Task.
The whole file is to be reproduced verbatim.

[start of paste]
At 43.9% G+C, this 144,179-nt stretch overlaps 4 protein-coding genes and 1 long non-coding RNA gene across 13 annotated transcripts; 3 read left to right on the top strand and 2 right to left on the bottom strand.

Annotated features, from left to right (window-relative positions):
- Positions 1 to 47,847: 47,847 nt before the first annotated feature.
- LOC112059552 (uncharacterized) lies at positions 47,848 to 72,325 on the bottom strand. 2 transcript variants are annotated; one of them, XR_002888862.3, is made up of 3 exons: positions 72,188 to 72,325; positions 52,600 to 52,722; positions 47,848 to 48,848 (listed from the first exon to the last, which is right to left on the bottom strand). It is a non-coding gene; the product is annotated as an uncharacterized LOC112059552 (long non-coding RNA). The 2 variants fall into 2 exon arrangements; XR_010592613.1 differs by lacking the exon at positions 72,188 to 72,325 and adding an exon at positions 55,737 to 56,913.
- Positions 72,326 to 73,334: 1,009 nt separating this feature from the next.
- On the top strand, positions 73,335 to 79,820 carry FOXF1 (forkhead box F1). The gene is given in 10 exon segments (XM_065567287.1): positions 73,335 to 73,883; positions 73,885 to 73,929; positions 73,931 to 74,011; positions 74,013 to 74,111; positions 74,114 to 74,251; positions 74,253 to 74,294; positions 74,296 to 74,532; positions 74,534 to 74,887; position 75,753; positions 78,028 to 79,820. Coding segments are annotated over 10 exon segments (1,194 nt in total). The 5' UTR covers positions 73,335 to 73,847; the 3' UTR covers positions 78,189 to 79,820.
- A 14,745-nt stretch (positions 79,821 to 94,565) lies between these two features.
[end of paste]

At 43.9% G+C, this 144,179-nt stretch overlaps 4 protein-coding genes and 1 long non-coding RNA gene across 13 annotated transcripts; 3 read left to right on the top strand and 2 right to left on the bottom strand.

Annotated features, from left to right (window-relative positions):
- Positions 1 to 47,847: 47,847 nt before the first annotated feature.
- LOC112059552 (uncharacterized) lies at positions 47,848 to 72,325 on the bottom strand. 2 transcript variants are annotated; one of them, XR_002888862.3, is made up of 3 exons: positions 72,188 to 72,325; positions 52,600 to 52,722; positions 47,848 to 48,848 (listed from the first exon to the last, which is right to left on the bottom strand). It is a non-coding gene; the product is annotated as an uncharacterized LOC112059552 (long non-coding RNA). The 2 variants fall into 2 exon arrangements; XR_010592613.1 differs by lacking the exon at positions 72,188 to 72,325 and adding an exon at positions 55,737 to 56,913.
- Positions 72,326 to 73,334: 1,009 nt separating this feature from the next.
- On the top strand, positions 73,335 to 79,820 carry FOXF1 (forkhead box F1). The gene is given in 10 exon segments (XM_065567287.1): positions 73,335 to 73,883; positions 73,885 to 73,929; positions 73,931 to 74,011; positions 74,013 to 74,111; positions 74,114 to 74,251; positions 74,253 to 74,294; positions 74,296 to 74,532; positions 74,534 to 74,887; position 75,753; positions 78,028 to 79,820. Coding segments are annotated over 10 exon segments (1,194 nt in total). The 5' UTR covers positions 73,335 to 73,847; the 3' UTR covers positions 78,189 to 79,820.
- A 14,745-nt stretch (positions 79,821 to 94,565) lies between these two features.